SeeByte Selected by U.S. for Foreign Comparative Testing
Edinburgh, Scotland - SeeByte, the global leader in creating smart software technology for unmanned systems, has been selected by the U.S. Office of the Secretary of Defense, Comparative Test Office, to participate in a Foreign Comparative Testing (FCT) Program in support of a U.S. Navy Program of Record managed by the Naval Sea Systems Command, EOD Program Office.
The FCT is designed to test selected foreign technologies, as evaluated by U.S. Military Operators, with a view to future procurement.
SeeByte will integrate existing autonomy software into the Common Operator Interface for Navy EOD (COIN). These autonomy modules constitute an adaptive mission planner for unmanned underwater vehicles (UUVs). The program will include a first-phase, encompassing an extended evaluation effort for the system. It will also include a second phase, which will cover the completion of integration with Navy systems, further evaluation through sea testing and simulation, generation of final and complete documentation, and training of Navy personnel.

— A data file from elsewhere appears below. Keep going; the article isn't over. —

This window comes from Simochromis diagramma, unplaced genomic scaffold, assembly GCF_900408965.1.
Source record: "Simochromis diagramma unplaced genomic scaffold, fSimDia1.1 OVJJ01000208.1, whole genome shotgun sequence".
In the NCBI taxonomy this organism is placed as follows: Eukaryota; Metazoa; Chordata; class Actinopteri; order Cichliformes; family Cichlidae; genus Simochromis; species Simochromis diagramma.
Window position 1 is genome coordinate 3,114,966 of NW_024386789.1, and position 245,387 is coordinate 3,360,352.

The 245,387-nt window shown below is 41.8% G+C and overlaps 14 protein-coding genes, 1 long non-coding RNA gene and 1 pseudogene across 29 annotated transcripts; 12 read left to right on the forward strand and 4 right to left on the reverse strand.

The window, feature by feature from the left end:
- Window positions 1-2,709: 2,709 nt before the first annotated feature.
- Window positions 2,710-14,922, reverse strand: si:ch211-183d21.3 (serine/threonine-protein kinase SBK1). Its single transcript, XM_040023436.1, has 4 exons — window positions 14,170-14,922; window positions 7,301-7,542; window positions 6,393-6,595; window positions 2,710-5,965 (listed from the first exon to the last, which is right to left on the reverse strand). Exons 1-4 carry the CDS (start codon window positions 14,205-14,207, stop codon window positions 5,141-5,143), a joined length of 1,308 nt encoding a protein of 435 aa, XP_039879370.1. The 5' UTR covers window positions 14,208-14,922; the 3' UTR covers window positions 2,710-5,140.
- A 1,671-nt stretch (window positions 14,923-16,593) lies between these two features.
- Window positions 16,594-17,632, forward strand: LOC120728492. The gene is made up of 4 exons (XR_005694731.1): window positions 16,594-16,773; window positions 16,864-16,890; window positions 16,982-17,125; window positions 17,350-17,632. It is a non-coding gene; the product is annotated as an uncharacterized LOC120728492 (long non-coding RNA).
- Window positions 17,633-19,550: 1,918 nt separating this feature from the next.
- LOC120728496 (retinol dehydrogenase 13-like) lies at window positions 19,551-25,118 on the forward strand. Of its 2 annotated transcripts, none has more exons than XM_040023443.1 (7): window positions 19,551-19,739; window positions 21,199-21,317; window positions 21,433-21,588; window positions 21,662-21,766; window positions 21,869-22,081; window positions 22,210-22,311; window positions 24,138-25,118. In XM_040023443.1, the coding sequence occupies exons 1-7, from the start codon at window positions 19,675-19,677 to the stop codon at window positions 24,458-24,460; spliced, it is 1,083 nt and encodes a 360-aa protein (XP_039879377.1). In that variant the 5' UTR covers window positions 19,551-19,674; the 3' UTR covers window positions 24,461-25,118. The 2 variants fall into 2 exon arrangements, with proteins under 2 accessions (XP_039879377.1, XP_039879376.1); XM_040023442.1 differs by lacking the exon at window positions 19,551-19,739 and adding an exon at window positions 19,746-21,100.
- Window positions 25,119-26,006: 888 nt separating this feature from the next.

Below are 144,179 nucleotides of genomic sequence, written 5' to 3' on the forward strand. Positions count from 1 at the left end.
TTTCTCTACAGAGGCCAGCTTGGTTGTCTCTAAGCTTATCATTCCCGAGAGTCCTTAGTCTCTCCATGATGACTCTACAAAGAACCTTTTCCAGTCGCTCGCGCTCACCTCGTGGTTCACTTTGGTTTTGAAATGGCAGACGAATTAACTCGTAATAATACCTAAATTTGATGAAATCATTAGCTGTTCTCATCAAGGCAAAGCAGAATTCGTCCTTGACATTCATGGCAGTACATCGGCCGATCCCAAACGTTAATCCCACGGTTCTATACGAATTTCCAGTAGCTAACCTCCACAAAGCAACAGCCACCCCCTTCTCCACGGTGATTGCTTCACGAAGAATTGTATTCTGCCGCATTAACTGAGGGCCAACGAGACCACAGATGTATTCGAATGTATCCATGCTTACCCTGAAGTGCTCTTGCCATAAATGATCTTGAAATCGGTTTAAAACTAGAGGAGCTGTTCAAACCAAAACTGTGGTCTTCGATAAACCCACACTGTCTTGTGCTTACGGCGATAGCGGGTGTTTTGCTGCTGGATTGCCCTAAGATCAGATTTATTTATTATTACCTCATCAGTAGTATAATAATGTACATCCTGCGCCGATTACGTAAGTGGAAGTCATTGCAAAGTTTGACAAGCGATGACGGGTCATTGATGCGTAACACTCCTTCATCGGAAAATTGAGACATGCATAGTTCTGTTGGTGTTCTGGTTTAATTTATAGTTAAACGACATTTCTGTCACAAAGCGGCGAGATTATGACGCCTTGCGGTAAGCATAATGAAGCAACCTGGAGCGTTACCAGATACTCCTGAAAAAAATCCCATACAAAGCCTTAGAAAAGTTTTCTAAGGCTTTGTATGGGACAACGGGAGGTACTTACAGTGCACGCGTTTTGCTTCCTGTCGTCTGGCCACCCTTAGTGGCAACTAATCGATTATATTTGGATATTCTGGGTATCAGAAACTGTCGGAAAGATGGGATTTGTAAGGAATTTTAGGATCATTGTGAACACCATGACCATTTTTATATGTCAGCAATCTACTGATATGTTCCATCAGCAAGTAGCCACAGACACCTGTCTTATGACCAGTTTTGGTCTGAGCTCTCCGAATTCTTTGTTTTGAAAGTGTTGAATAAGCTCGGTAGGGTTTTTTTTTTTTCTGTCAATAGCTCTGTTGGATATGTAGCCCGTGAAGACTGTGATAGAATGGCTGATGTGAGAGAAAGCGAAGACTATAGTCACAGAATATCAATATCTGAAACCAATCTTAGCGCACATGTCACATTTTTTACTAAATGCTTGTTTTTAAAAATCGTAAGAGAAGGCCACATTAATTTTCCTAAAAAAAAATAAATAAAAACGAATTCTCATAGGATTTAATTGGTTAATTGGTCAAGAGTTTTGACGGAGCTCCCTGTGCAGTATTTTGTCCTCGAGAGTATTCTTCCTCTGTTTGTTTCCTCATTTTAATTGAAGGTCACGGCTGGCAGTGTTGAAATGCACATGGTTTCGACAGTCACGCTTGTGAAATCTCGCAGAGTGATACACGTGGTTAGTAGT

“SeeByte is on the cutting edge of autonomous undersea operations for the commercial oil and gas industry, while concurrently providing simple, intuitive smart software to many of the World’s Navies’ Clearance Diving and EOD Forces,” said Jon Wood, Vice President of SeeByte’s U.S. Operations. “In this case, we were able to build upon some Office of Naval Research investment and leverage a number of commercially de-risked technologies and combine them into a new module which enables goal-based mission planning for multi-vehicle unmanned systems for a variety of underwater EOD and Mine Countermeasures assets.”
Andrew Bouchard, research engineer of the Naval Surface Warfare Center, Panama City, commented that “it is exceptionally exciting that we have been awarded the opportunity to undertake such interesting testing on behalf of the Comparative Testing Office. This is one of only five such programs to start in 2011. Improving operations for the war fighter is a key issue at present, and we are keen to evaluate the current technology available to assist in this area.”